Old Crop Bean Sales Strong

Published on: 16:18PM Apr 18, 2013

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July corn closed with a double digit loss while July soybeans had a double digit gain.  The heavy bull spreading of soybeans is related to the strong export demand.  Corn planting delays are still a market concern despite today’s selloff.  At the same time that extra precipitation is helping the subsoil moisture problem.  Our outlook remains the same.  We want to stay hedged and look to buy some short-dated calls to help protect the upside should spring problems persist.

Export sales were better than expected for wheat, at the high end of expectations for corn, and middle range for new crop soybeans.  We did see an additional sale announcement for new crop soybeans on the 8am announcements. The old crop bean sales were 339,400 MTs or 12.47 million bushels, well above what was needed to keep pace with the USDA estimate.  In fact, we are less than four million bushels away from meeting their estimate of 1.350 billion.  We still have 108.5 million undelivered bushels some of which may end up getting rolled to 2013 before it is all said and done.  Still, we are in a very tight old crop situation and that is why futures and basis are holding strong.  What is surprising is the fact that European countries are still purchasing US soybeans, South America will obviously have to pick up most of that business very soon or else we will have to see more price rationing.  With a huge South American crop this year, we should see a "long tail" of exports that will compete with our new crop.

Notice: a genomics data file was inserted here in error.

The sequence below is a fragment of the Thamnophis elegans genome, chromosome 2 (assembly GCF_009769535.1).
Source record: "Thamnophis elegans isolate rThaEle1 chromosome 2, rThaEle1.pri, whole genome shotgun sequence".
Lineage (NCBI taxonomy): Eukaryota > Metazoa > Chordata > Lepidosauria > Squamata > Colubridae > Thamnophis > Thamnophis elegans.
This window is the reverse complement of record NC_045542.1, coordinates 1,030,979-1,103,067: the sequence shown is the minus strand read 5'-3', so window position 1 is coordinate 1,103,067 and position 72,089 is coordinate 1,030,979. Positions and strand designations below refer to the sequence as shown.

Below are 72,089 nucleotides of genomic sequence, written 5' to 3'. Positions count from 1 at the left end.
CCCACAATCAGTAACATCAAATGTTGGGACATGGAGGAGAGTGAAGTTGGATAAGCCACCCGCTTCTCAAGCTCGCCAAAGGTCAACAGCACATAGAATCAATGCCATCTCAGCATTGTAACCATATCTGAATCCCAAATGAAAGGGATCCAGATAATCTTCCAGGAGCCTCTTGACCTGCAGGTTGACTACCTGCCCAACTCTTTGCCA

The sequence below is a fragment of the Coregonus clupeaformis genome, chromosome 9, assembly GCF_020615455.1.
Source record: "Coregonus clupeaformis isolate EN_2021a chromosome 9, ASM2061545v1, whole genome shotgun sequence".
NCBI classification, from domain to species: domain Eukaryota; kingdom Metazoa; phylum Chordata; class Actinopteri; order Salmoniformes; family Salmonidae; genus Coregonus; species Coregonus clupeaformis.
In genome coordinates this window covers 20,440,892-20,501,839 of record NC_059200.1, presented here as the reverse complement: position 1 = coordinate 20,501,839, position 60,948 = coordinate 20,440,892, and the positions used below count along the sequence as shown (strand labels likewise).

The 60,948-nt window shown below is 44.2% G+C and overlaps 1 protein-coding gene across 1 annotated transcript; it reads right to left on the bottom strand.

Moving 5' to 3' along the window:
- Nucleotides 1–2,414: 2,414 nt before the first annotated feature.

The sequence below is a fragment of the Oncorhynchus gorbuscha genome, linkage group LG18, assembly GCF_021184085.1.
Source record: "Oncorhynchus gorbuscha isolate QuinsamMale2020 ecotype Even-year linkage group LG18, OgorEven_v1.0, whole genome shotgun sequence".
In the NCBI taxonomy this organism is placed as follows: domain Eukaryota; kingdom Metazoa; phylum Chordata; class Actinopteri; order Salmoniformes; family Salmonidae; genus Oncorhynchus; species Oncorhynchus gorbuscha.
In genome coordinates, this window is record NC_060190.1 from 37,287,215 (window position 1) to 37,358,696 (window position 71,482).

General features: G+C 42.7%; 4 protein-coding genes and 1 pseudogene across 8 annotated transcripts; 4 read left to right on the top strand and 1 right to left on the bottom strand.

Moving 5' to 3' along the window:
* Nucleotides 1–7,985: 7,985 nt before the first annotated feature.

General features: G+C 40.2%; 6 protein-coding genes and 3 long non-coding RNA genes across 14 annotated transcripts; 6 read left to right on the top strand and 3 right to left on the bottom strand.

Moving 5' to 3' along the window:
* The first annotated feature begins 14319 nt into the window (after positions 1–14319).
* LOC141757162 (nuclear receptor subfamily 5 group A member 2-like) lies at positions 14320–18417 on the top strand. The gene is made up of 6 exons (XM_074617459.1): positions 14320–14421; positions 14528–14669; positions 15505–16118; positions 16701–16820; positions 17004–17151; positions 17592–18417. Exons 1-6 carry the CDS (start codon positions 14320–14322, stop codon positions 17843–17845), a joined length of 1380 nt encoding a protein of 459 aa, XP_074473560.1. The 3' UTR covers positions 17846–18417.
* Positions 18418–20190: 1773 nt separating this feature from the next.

May corn had the largest selloff today without much "market talk" as to why.  This could be from large funds selling their bull-spreads ahead of first notice or some other reason we aren’t aware of yet, either way it certainly led the rest of the contracts lower and we have to watch out for signs of long liquidation.

Planting delays are expected to keep us well behind pace on Monday’s crop progress report. However the planting delays ultimately affect yield, they certainly affect sentiment.  If the planting delays continue into May the markets may get antsy and start putting additional premium into prices. For this reason we want to protect our hedges using the short-dated new crop July calls.  For more details on our current hedging strategy, please sign up for our newsletter using the link at the top.

December 2013 Corn

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